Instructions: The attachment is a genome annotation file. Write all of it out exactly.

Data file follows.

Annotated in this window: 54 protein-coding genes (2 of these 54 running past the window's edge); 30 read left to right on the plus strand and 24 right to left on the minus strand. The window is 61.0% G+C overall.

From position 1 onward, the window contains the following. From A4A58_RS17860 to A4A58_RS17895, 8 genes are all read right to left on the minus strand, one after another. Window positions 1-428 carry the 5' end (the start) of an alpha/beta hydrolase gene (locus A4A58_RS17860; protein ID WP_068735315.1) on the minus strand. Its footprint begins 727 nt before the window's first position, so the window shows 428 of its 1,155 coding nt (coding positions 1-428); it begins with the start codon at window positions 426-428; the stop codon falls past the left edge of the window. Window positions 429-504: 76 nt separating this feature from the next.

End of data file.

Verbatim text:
Annotated in this window: 54 protein-coding genes (2 of these 54 running past the window's edge); 30 read left to right on the plus strand and 24 right to left on the minus strand. The window is 61.0% G+C overall.

From position 1 onward, the window contains the following. From A4A58_RS17860 to A4A58_RS17895, 8 genes are all read right to left on the minus strand, one after another. Window positions 1-428 carry the 5' end (the start) of an alpha/beta hydrolase gene (locus A4A58_RS17860; protein ID WP_068735315.1) on the minus strand. Its footprint begins 727 nt before the window's first position, so the window shows 428 of its 1,155 coding nt (coding positions 1-428); it begins with the start codon at window positions 426-428; the stop codon falls past the left edge of the window. Window positions 429-504: 76 nt separating this feature from the next.